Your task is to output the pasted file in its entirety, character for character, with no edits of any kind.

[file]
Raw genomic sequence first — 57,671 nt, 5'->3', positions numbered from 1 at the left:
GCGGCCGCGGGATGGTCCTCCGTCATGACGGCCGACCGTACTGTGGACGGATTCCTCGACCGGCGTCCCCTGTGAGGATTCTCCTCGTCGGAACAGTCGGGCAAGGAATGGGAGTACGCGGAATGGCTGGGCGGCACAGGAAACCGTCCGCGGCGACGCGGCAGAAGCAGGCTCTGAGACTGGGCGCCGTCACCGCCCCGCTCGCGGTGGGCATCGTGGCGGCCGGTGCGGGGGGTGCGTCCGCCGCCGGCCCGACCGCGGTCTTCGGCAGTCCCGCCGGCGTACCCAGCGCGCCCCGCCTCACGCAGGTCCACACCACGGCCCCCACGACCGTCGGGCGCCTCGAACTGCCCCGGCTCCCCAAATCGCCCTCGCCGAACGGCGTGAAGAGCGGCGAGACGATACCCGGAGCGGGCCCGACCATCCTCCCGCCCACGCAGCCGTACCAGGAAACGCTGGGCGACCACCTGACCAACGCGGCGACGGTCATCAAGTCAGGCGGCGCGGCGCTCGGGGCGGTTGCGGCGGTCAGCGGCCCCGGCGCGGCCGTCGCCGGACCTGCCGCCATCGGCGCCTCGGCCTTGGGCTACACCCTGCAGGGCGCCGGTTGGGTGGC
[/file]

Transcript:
Raw genomic sequence first — 57,671 nt, 5'->3', positions numbered from 1 at the left:
GCGGCCGCGGGATGGTCCTCCGTCATGACGGCCGACCGTACTGTGGACGGATTCCTCGACCGGCGTCCCCTGTGAGGATTCTCCTCGTCGGAACAGTCGGGCAAGGAATGGGAGTACGCGGAATGGCTGGGCGGCACAGGAAACCGTCCGCGGCGACGCGGCAGAAGCAGGCTCTGAGACTGGGCGCCGTCACCGCCCCGCTCGCGGTGGGCATCGTGGCGGCCGGTGCGGGGGGTGCGTCCGCCGCCGGCCCGACCGCGGTCTTCGGCAGTCCCGCCGGCGTACCCAGCGCGCCCCGCCTCACGCAGGTCCACACCACGGCCCCCACGACCGTCGGGCGCCTCGAACTGCCCCGGCTCCCCAAATCGCCCTCGCCGAACGGCGTGAAGAGCGGCGAGACGATACCCGGAGCGGGCCCGACCATCCTCCCGCCCACGCAGCCGTACCAGGAAACGCTGGGCGACCACCTGACCAACGCGGCGACGGTCATCAAGTCAGGCGGCGCGGCGCTCGGGGCGGTTGCGGCGGTCAGCGGCCCCGGCGCGGCCGTCGCCGGACCTGCCGCCATCGGCGCCTCGGCCTTGGGCTACACCCTGCAGGGCGCCGGTTGGGTGGC